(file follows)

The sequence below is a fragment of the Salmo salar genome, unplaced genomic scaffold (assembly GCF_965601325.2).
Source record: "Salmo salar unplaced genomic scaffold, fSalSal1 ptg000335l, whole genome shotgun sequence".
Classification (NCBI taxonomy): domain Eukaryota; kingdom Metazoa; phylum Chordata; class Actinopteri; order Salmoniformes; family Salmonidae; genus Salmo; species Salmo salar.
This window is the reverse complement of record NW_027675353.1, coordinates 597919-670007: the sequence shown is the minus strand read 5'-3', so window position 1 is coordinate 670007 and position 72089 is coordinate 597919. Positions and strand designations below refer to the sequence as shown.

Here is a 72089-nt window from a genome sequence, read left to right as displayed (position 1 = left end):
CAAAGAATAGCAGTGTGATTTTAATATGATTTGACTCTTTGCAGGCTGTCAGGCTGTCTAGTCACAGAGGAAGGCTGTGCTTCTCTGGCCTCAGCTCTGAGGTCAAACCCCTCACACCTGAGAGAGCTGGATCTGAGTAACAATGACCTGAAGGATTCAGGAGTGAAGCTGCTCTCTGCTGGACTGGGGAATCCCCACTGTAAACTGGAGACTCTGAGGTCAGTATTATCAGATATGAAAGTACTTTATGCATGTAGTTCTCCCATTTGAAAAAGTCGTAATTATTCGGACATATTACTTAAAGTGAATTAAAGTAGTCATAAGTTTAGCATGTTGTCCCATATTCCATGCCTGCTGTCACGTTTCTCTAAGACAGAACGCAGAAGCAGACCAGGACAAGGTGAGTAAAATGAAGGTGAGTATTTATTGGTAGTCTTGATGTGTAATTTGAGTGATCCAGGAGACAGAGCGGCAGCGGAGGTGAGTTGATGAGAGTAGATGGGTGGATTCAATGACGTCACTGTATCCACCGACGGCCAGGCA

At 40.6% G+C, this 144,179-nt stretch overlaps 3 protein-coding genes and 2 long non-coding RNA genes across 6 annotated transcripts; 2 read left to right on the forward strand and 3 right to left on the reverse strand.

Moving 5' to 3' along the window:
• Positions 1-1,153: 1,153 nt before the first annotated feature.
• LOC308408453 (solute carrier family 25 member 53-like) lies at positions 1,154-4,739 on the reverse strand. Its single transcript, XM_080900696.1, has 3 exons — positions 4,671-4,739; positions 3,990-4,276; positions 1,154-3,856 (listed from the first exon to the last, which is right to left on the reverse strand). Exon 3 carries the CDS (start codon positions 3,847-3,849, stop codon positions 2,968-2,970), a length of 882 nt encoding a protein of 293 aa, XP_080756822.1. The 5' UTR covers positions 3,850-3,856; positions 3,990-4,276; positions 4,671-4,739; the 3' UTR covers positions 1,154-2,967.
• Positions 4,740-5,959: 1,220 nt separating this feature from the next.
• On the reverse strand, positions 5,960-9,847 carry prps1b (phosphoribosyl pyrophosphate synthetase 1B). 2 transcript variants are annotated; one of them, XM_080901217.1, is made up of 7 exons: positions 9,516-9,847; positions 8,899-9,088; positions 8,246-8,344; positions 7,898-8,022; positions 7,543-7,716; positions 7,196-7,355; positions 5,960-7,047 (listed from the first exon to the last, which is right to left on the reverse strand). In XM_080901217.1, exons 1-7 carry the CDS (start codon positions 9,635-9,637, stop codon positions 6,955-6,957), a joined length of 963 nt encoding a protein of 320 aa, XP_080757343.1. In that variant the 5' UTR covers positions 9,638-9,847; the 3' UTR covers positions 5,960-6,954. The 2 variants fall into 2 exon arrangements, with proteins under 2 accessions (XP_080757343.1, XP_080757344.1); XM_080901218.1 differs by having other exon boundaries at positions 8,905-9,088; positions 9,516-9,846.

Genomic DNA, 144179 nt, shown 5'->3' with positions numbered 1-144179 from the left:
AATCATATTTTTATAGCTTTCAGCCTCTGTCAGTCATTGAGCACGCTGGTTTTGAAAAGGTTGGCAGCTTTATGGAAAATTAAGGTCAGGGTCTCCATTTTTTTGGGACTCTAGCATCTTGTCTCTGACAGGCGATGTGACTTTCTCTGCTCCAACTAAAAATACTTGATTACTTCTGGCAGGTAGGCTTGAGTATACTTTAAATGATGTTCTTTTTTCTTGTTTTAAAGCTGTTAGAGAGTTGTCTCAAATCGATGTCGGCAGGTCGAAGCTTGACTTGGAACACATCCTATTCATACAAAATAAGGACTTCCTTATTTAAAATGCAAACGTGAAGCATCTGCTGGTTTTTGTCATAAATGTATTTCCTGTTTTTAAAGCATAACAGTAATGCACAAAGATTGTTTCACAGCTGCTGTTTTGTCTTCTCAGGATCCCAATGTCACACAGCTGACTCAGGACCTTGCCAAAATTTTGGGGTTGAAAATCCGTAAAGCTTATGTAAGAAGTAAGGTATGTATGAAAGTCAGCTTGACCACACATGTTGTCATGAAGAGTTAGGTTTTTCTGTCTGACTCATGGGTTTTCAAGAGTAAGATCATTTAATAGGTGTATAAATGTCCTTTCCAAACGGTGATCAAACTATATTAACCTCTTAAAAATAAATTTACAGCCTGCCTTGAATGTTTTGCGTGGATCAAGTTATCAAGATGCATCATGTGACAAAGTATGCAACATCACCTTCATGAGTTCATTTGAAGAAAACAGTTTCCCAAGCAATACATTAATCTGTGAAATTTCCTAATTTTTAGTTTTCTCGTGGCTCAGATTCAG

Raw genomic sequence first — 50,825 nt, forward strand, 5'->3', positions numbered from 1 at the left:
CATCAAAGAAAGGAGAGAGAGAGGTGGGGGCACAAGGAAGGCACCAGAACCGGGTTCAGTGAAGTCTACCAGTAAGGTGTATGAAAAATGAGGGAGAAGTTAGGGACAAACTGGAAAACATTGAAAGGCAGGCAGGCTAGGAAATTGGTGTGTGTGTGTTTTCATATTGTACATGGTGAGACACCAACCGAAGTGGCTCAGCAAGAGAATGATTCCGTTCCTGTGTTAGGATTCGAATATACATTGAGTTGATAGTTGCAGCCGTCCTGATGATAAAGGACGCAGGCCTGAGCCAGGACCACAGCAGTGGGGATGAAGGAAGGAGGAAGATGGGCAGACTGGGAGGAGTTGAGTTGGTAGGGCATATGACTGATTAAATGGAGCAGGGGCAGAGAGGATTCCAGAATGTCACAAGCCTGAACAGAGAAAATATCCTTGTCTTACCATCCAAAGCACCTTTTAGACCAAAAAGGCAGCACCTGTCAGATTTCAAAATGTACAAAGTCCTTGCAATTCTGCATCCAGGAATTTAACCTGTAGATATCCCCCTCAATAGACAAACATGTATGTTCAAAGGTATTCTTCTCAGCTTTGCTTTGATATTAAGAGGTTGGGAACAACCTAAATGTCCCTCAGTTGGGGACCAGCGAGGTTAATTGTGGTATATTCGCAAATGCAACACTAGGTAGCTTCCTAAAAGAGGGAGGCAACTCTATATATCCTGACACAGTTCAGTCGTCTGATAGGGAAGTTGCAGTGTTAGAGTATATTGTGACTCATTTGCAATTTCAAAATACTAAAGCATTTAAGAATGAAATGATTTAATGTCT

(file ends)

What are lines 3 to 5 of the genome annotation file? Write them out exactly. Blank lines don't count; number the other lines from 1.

Classification (NCBI taxonomy): domain Eukaryota; kingdom Metazoa; phylum Chordata; class Actinopteri; order Salmoniformes; family Salmonidae; genus Salmo; species Salmo salar.
This window is the reverse complement of record NW_027675353.1, coordinates 597919-670007: the sequence shown is the minus strand read 5'-3', so window position 1 is coordinate 670007 and position 72089 is coordinate 597919. Positions and strand designations below refer to the sequence as shown.

Here is a 72089-nt window from a genome sequence, read left to right as displayed (position 1 = left end):